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Center channel Dimensions help?

post #1 of 19
Thread Starter 
I am making a center channel with the following speakers: 2xTHIS and 2xTHIS , and I need dimensions, I'm pretty sure I'm gonna have to go with ported, which is fine, but I do have limited space, It cannot be more than 15" tall, 28" wide, and 25" deep, because that is the space I have left for my centre channel, can anyone give me a basic idea for external dimensions?

303
post #2 of 19
Do you have a plan for a crossover?

https://sites.google.com/site/undefinition/diy-faqs-provendesigns
post #3 of 19
Thread Starter 
Quote:
Originally Posted by Jay1 View Post

Do you have a plan for a crossover?
https://sites.google.com/site/undefinition/diy-faqs-provendesigns

Well, I'm not sure if i need one, I'm using THIS receiver, which I thought would have some sort of crossover built in? But I don't really understand crossovers very much.

Don't crossovers it tell which speaker to use based on the frequency? So the tweeter doesn't try 500hz?

EDIT: Im going to be hooking up the left woofer to the left channel, right woofer to the right channel, and Im going to wire the tweeters in a series to the center channel.
post #4 of 19
That receiver will crossover the speakers, and the subwoofer, typically at 80hz. It will not do anything to control the individual drivers in a speaker. There are numerous proven designs out there, many well under your size requirements. What is your budget?
post #5 of 19
Thread Starter 
Well I have already ordered those speakers and receiver, now all i need is the MDF/Glue/screws n such. And now a crossover.
post #6 of 19
Can you send them back? You're not going to have success with your proposed design. Read the link in post #2
post #7 of 19
Thread Starter 
Send what back? All of it? I did, and I'm still confused.
post #8 of 19
Quote:
Originally Posted by Ronoman View Post

Well I have already ordered those speakers and receiver, now all i need is the MDF/Glue/screws n such. And now a crossover.

Can you send the speaker components back and start over with a new plan?
post #9 of 19
Thread Starter 
I probably could what do you recommend as a new plan? I'd really like to not spend any more money, I just want maximum output/quality for the price of those 4 speakers I guess.

EDIT: less than $100 on the speakers would be perfect.
post #10 of 19
Your budget doesnt exactly match your goals, but there are some good speakers out there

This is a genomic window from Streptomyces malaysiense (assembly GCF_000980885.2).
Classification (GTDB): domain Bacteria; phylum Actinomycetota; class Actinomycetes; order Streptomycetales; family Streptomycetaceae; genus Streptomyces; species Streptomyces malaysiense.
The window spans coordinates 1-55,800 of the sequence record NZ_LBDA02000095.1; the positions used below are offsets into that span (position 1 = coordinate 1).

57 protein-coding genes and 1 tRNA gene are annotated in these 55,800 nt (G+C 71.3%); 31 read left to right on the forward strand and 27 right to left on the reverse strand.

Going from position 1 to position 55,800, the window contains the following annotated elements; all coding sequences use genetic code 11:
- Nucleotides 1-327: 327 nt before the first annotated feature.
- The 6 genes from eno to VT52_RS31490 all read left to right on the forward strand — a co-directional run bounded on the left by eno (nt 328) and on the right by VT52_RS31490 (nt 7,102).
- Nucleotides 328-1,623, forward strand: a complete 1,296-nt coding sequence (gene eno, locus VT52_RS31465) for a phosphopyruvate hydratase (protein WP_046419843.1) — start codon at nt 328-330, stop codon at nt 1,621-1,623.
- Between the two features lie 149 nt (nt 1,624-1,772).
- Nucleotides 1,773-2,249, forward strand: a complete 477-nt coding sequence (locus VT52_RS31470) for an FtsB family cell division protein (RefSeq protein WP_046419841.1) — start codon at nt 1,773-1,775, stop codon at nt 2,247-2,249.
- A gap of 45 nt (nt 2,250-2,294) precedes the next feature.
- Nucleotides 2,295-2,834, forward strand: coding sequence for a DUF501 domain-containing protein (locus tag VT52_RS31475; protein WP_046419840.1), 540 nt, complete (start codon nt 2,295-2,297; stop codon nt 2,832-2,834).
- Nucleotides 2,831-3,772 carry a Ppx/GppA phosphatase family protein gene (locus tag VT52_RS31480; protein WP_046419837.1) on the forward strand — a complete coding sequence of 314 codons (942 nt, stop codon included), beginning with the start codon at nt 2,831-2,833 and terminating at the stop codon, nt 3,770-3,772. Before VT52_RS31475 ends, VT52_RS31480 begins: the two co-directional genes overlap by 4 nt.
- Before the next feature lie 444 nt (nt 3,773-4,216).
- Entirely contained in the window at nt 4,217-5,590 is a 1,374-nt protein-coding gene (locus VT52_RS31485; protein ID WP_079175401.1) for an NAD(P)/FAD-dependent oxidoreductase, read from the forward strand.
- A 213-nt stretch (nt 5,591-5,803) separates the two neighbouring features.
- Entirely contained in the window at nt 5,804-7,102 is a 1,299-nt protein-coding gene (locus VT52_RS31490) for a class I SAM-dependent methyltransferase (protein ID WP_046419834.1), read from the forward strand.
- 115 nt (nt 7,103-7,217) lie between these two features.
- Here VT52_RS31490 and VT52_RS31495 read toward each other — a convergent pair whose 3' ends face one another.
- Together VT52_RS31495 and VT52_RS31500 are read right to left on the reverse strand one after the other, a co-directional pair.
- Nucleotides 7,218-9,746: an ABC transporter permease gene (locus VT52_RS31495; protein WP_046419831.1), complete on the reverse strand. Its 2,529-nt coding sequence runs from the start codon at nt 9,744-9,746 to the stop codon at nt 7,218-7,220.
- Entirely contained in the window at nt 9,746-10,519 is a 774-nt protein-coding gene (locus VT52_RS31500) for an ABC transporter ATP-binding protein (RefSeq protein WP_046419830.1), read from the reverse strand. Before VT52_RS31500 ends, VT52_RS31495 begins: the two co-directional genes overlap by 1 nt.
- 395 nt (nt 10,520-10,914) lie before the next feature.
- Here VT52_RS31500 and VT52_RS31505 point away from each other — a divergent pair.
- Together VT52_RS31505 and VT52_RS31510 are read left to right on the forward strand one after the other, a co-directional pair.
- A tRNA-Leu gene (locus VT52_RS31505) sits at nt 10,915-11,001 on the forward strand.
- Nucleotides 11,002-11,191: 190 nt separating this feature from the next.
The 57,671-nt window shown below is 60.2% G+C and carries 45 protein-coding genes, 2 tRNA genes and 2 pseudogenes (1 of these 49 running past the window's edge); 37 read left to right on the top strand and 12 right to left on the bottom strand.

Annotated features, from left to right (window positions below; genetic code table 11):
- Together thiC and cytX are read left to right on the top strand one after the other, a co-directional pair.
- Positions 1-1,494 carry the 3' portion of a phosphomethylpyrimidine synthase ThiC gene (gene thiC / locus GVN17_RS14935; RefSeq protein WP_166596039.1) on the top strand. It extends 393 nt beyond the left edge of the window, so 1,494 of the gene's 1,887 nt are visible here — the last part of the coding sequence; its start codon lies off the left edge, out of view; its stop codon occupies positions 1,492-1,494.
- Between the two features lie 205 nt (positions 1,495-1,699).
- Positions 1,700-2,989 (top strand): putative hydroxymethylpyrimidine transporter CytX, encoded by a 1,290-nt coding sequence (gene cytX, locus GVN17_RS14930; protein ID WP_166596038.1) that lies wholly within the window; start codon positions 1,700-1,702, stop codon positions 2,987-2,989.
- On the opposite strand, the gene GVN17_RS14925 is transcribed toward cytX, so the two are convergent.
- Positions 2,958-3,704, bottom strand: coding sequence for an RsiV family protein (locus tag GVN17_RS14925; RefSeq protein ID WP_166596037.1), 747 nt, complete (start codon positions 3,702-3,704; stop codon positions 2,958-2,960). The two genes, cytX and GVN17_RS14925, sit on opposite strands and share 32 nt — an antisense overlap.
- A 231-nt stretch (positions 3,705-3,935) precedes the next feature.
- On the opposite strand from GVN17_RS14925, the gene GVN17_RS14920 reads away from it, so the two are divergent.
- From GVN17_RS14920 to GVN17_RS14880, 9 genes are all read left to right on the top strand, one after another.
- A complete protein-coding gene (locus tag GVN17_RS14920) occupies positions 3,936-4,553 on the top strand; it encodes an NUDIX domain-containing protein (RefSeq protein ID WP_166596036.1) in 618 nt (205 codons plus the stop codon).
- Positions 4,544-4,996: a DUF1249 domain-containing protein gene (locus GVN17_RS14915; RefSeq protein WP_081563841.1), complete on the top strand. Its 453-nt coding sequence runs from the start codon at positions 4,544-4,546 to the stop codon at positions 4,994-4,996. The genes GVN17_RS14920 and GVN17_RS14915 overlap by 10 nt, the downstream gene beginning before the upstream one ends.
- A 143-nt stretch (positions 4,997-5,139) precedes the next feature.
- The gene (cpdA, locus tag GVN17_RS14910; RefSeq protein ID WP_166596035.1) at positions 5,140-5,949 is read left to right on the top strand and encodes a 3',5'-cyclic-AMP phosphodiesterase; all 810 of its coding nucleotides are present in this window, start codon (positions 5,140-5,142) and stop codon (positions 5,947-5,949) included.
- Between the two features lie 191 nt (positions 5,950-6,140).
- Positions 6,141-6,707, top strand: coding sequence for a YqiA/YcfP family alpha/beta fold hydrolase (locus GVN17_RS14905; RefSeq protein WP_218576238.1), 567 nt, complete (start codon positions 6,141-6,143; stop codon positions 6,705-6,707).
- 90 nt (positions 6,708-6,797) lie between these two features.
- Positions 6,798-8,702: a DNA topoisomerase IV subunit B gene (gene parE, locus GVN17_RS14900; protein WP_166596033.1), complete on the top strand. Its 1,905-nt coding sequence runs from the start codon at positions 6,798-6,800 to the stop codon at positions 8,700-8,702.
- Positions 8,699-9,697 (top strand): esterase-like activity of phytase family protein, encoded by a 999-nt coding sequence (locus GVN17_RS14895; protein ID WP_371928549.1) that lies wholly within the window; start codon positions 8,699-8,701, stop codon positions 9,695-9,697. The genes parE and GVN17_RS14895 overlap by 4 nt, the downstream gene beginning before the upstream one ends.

http://www.diysoundgroup.com/speaker-kits/osmtm-flat-pack.html (might not be loud enough for you, but designer says he pushed to 99db without issue)

http://www.madisoundspeakerstore.com/mtm-speaker-kits/zaph|audio-za5.3c-center-channel-single/

http://www.madisoundspeakerstore.com/mtm-speaker-kits/curts-sten-ii-mtm-speaker-kit-pair/ (loudest kit here)

http://speakerdesignworks.com/Dayton_MTM_CC_FIN.html
post #11 of 19
Thread Starter 
I like the looks of the second link, but it looks like what I ordered, just with a crossover, couldn't I just add a crossover to my speakers that are coming?
post #12 of 19
A crossover is 100% specific to the exact drivers being used. These kits are all designed with a series of measurements, and modeling of the drivers responses, together with the designed crossover. In short, no.

Design write up for the Zaph kit

http://www.zaphaudio.com/ZA5/
post #13 of 19
Thread Starter 
So something like THIS would just be a waste of money? Because I really don't want to send back what I've ordered, I have basic soldering knowledge, couldn't I create my own crossover?
post #14 of 19
Yes, that would be a waste. Do what you like this is DIY, but that's a lot of time and effort to build a box...
post #15 of 19
Thread Starter 
I understand its a lot of work, but that's the fun of it! I can say "I spent 3 months making that, and it sounds awesome!!" Once I figure out some exterior dimensions the box building will be easy, I'm just not sure where to start for a custom crossover
post #16 of 19
You really need to read the link in post #2. Here's another link to read as well